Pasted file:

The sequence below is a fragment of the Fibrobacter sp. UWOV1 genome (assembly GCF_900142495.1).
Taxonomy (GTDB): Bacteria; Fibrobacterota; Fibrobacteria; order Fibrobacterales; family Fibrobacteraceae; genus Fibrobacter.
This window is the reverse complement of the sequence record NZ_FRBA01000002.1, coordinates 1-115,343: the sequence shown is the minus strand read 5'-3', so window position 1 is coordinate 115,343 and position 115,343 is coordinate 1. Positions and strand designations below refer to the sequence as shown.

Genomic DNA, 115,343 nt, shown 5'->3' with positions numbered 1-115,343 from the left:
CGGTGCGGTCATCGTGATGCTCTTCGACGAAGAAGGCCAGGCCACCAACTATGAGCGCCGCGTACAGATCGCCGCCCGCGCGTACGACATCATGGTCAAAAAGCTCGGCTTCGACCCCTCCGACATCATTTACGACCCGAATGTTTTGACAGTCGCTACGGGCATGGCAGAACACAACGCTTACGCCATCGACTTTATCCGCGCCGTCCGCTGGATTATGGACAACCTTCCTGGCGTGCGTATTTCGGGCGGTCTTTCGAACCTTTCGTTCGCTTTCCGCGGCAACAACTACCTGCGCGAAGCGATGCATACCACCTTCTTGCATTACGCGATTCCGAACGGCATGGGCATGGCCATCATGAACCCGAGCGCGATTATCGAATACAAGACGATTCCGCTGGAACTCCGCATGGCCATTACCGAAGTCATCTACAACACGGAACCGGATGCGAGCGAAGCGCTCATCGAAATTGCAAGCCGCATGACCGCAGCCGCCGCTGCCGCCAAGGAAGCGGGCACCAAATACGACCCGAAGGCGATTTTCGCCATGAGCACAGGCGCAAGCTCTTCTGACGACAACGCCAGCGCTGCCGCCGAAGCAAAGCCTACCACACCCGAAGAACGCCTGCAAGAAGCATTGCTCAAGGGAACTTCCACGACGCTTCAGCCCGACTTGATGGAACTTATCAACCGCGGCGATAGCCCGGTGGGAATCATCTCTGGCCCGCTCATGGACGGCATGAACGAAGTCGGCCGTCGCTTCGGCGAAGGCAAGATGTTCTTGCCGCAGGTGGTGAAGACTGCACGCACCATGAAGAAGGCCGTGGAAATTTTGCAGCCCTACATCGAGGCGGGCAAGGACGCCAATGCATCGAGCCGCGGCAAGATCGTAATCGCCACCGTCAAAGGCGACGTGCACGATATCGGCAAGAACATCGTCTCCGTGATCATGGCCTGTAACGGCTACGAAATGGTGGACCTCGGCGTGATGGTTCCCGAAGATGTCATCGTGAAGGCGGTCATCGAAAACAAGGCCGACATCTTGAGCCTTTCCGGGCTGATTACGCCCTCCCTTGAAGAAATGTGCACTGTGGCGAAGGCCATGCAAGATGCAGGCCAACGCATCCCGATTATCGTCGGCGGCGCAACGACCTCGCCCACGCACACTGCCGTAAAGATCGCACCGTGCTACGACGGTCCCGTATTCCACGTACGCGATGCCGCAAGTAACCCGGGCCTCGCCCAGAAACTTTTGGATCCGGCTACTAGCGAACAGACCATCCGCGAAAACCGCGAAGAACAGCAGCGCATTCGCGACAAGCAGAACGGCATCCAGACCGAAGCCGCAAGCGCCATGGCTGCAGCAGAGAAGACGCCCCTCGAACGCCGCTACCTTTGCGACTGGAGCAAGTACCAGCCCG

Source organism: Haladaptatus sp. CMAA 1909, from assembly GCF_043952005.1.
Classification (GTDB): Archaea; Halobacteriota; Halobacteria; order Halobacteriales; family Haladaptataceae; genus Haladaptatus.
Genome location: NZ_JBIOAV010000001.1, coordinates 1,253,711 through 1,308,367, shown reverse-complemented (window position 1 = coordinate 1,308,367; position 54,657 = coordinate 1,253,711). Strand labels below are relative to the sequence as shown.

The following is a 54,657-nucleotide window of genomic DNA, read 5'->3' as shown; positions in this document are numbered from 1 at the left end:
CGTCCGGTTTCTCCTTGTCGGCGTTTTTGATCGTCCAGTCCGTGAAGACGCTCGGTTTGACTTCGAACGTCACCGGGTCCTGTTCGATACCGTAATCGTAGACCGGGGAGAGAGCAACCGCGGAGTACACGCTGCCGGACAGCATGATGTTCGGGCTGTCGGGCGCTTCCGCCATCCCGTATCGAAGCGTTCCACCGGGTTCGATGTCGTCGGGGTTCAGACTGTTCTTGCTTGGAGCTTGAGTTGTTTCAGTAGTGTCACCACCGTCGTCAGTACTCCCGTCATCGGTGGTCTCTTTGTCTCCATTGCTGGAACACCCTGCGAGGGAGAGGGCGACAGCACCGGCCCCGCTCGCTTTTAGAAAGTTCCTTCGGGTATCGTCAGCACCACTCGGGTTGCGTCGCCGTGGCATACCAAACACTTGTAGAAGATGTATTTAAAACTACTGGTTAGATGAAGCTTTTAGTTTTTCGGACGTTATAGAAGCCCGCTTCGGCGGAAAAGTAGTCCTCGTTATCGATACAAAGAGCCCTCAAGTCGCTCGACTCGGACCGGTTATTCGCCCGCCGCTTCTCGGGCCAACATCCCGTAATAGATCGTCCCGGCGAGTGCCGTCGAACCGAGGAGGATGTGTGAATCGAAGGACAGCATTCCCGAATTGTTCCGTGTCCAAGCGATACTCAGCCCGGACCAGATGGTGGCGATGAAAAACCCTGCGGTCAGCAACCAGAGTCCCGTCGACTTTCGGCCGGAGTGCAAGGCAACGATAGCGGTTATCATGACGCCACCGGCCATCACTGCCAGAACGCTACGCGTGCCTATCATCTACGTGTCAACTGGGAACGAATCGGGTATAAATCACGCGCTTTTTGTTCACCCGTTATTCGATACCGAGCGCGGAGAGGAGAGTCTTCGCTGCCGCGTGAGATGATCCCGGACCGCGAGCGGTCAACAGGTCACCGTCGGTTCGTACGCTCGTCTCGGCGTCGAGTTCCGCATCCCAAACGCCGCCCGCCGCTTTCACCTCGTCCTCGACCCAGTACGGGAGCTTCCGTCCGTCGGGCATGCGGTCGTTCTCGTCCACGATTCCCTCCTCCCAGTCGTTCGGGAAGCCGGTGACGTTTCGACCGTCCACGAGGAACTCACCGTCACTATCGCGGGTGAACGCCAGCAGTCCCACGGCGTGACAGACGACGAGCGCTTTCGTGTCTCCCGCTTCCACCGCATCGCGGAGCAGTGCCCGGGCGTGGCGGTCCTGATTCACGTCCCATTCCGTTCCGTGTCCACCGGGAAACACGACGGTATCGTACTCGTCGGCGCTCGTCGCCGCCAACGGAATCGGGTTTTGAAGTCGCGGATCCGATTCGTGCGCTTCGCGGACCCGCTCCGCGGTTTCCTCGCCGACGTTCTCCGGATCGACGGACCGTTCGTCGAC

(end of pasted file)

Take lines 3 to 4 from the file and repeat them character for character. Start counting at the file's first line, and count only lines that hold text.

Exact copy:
This window is the reverse complement of the sequence record NZ_FRBA01000002.1, coordinates 1-115,343: the sequence shown is the minus strand read 5'-3', so window position 1 is coordinate 115,343 and position 115,343 is coordinate 1. Positions and strand designations below refer to the sequence as shown.

Genomic DNA, 115,343 nt, shown 5'->3' with positions numbered 1-115,343 from the left: